Text and photography by Benjamin Camacho
“We need to activate people,” said Thomas Allison. “Activate everyone – those who are suffering and those who are not.”
A lawyer at his own firm, and a professor at the University of La Verne, Allison still has found the time to start the Social Justice Advocacy Project nonprofit organization, which he founded in 2015, with the goal of empowering the disenfranchised.
Headquartered in West Covina, SJAP organized the “March Against Hateful Borders” in downtown Los Angeles on March 18.
The march – accompanied by a police escort that included Los Angeles Police Department officers on motorcycles, a patrol car, and officers on foot – began in Grand Park and ended on the steps of the Los Angeles Immigration Court.
In response to President Donald Trump’s controversial travel ban, and plans to build a multibillion dollar along the California-Mexico border, demonstrators’ signs read strong in references to immigration issues.
“No ban, no wall!” was a common statement.
Another sign, “Give me your tired, your poor, your huddled masses yearning to breathe free,” was carried by Geber Penate, a junior criminology major from the University of La Verne.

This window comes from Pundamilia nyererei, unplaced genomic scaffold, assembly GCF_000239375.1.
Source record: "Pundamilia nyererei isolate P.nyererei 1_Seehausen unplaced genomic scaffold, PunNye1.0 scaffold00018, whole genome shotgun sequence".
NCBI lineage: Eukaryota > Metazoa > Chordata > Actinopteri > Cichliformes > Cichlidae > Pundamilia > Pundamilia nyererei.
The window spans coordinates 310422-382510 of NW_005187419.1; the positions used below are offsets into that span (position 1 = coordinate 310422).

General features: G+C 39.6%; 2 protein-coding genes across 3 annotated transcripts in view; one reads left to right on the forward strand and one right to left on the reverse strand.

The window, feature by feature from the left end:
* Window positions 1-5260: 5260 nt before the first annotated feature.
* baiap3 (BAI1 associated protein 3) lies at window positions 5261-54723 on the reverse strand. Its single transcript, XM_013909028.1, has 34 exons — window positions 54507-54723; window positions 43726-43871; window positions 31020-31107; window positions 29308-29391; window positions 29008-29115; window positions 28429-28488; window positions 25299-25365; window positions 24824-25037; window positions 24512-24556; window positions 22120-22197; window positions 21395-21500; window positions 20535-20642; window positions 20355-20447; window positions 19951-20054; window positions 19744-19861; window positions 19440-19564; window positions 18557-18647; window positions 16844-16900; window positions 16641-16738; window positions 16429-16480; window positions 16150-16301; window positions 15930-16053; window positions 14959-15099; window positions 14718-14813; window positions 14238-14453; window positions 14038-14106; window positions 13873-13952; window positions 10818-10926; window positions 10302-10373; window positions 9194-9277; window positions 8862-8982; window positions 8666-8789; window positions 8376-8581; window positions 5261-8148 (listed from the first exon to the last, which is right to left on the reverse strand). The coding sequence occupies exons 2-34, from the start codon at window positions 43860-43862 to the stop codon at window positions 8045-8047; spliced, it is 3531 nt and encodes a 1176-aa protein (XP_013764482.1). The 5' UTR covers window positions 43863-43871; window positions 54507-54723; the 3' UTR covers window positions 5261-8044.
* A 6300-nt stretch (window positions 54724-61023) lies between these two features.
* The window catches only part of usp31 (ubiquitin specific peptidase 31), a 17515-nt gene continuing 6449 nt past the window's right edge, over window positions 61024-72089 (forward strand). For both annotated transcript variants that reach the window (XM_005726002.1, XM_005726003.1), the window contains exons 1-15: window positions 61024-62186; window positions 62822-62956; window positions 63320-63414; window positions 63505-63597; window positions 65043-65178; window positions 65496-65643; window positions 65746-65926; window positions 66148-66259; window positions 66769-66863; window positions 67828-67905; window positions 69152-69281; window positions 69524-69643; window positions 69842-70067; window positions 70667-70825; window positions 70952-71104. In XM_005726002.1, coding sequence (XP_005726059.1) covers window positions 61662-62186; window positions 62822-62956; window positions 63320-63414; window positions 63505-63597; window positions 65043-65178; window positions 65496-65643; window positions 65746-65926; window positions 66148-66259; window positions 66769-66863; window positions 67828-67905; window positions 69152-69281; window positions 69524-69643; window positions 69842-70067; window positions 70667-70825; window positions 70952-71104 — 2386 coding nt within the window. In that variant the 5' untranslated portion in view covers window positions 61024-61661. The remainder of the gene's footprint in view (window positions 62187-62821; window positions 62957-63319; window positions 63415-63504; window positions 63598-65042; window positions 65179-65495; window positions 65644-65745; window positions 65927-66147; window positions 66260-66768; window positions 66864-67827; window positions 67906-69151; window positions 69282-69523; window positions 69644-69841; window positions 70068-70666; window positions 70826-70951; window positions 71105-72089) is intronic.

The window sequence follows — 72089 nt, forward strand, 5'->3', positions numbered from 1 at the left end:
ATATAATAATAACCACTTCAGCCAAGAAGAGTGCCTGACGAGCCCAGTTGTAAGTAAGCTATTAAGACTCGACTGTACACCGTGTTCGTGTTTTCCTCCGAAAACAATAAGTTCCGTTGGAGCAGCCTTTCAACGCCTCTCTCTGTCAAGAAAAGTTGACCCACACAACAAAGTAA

“The quote is an excerpt from a poem,” Penate said. “A description of the kinds of people that are expected to emigrate to the United States. Coming to the U.S. is usually an action of survival and Lady Liberty certainly has her arms open, as should we all.”
Penate is an SJAP member and an intern at Allison’s law firm.
The Project seeks to “help individuals that are generally counted out by society, to gain access to better social mobility,” Allison said. “The march helped signal to people who are facing discrimination that there are people willing to fight for them and stand up against injustices enacted upon them.”
“(I) felt a sense of unity with everyone that was there,” Penate said. “Chanting at the top of my lungs gave me purpose in trying to give a voice to the voiceless.”
It is through these feelings and goals that advocates such as Allison and Penate seek to better society.
“A democratic system is functional when people take action to express similar beliefs,” Penate said. “People are required to come out and express their beliefs through voting or exercising their freedom of assembly to advocate for their beliefs.”
Allison said the SJAP will continue to advocate for social mobility, mainly through organizing dialogue.
Allison added: “The best way forward is educating people on the system that they must function in, while providing them the opportunities and resources to put their education and creativity to work.”